The digital revolution is a reality that is changing the way in which we live, work and organize our free time. We are facing a progressive transformation that is making itself felt in almost every human activity; however, the fact that this is gradual and progressive does not mean that it is not revolutionary.
For many people it is difficult to imagine how we could have lived in a world without the internet, email and even mobile phones. Beyond the purely anecdotal aspect, the fact is that the different industries that surround us cannot turn a blind eye to digitalization. From the audiovisual world through to the production of products and services, if we were to eliminate the digital technology component, most of them would go into serious decline.
Digital connectivity, through mobile devices, phones and tablets, is empowering the general public. For the first time in the history of humanity, people can exercise a power that would have been unthinkable a couple of decades ago, whether this is as consumers, clients, users or simply by the mere fact of being a citizen with the ability to mobilize the social networks with an opinion.
According to professor Manuel Castells: “Indeed, the current transformation in communication technologies in the digital era extends the scope of the media to every sphere of social life in a network that is both global and local, generic and personalized, according to an ever-changing pattern. As a result, power relationships – in other words, the relationships that form the cornerstone of every society, as well as the processes that challenge institutionalized power relations – are determined and decided more and more often in the field of communications.” (1).
These views are not very far removed from the world of health, and in particular the professionals who offer services related to this field and their patients. The science of life is a complicated world, especially when citizens/patients no longer accept the “I don’t know/you know” dichotomy. Information, which is power in terms of health, flows freely on the internet. Both good and bad.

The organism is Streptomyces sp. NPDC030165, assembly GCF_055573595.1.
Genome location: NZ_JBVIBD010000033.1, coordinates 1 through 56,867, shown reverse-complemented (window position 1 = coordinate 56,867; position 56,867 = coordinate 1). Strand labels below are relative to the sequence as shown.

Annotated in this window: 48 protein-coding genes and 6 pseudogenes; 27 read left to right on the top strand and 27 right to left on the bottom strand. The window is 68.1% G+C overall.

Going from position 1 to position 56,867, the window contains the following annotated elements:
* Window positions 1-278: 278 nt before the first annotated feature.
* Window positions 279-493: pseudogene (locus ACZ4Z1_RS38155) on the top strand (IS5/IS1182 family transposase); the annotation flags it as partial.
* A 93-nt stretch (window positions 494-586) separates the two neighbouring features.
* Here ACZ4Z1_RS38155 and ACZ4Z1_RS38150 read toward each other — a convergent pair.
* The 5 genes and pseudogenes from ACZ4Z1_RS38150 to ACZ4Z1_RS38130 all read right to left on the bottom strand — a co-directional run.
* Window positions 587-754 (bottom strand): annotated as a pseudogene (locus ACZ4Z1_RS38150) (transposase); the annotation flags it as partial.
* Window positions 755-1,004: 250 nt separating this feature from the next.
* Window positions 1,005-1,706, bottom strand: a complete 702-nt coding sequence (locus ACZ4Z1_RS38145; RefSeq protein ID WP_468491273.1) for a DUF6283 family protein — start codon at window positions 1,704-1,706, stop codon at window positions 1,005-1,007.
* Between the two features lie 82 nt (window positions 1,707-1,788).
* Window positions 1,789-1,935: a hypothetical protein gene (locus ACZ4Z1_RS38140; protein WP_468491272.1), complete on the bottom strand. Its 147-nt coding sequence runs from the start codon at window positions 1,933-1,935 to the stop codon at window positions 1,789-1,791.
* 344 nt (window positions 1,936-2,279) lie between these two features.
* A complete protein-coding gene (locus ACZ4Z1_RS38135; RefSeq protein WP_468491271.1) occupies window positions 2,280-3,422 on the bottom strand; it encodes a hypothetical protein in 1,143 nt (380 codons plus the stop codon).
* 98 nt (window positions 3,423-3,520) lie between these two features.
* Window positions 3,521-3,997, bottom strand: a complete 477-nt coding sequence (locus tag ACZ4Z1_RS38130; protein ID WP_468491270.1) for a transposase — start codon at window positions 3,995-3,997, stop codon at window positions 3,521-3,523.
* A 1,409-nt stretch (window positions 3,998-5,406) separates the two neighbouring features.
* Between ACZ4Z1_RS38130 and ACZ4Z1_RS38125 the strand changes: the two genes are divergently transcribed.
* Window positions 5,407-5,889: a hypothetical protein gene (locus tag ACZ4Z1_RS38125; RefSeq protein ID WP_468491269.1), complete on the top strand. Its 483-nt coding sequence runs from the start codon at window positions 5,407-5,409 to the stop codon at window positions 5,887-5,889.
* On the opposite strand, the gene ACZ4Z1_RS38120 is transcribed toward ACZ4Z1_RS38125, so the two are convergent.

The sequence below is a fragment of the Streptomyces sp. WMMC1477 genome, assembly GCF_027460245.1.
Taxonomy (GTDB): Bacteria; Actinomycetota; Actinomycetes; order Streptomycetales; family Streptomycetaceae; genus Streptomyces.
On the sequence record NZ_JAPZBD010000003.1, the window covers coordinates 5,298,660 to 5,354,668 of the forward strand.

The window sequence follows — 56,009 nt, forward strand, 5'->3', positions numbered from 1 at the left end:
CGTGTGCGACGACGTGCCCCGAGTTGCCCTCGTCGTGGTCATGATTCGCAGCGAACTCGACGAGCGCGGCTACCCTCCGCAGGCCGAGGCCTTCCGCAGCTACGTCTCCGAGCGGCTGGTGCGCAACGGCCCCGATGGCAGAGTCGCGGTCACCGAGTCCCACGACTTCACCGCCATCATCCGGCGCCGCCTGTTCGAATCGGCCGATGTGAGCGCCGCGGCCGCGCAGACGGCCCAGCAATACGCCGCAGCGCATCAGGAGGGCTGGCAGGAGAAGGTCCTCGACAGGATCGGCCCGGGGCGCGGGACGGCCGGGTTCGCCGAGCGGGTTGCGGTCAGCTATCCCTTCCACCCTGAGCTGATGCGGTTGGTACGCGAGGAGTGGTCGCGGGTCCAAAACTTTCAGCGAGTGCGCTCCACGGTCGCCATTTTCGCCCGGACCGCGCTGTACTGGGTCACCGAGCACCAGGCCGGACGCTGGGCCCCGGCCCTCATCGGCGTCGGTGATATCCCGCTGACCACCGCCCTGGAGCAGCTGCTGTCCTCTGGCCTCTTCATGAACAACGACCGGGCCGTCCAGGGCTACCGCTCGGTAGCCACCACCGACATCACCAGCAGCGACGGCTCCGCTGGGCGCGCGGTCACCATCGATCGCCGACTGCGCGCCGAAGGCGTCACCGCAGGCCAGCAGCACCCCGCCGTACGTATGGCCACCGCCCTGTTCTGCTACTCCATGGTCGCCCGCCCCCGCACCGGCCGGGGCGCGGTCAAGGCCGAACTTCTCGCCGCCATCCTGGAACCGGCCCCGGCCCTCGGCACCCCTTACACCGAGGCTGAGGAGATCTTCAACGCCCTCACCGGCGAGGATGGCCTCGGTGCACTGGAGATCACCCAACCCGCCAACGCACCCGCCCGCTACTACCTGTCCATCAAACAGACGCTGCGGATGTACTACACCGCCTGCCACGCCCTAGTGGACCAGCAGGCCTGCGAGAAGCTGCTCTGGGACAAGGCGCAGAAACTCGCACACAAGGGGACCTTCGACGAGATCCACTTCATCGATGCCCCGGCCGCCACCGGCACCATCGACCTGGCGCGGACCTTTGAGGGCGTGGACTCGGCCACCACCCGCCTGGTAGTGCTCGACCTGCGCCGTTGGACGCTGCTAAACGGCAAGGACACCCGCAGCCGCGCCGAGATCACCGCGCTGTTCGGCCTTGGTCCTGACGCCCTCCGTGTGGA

Perhaps for this reason, what we have come to know as mHealth offers a great opportunity for both healthcare professionals and citizens/patients. Today, the new mobile technologies are converging with life sciences. Proof of this is the fact that there are more than 150,000 apps in the health sphere. Nor should we forget that mobile technologies are a very recent phenomenon: the first smartphone only appeared on the market in 2007, and tablets in 2010.
A novel aspect in this respect is the emergence of preventive care and what is known as “wellness”. First and foremost, prevention. While good health depends on genetics, it also depends on behaviour and the social medium. (2). Health education is the key. It’s not just about physical activity (10,000 steps per day) and eating fruit and vegetables (5 portions a day), but also about quitting smoking and controlling alcohol consumption. Nor should we forget the correct maternal care of new-born infants, including the prevention of post-natal depression, compliance with vaccination schedules and preventive diagnoses. There is no doubt that for all of us (and the healthcare system) the most important thing is not to get sick.
Changes in the organizational model of the sector
Health systems in the western world are facing a series of major challenges and the biggest one is their economic sustainability. Increased longevity, chronic illnesses, new drugs and new treatments, along with a population that is increasingly aware of its rights, are putting the health system under serious pressure. Experts warn that it will be difficult to increase expenditure and the most likely scenario will be the need to establish more dynamic and interactive models for providing healthcare services. In other words, a major organizational shift that takes into account the importance of adequately measuring and evaluating the diagnostic and therapeutic impact, prioritizing those treatments and processes that genuinely contribute to improving patients’ health, aligning incentives for good medical practices and, most definitely, promoting a culture of health; in other words, healthy lifestyle habits.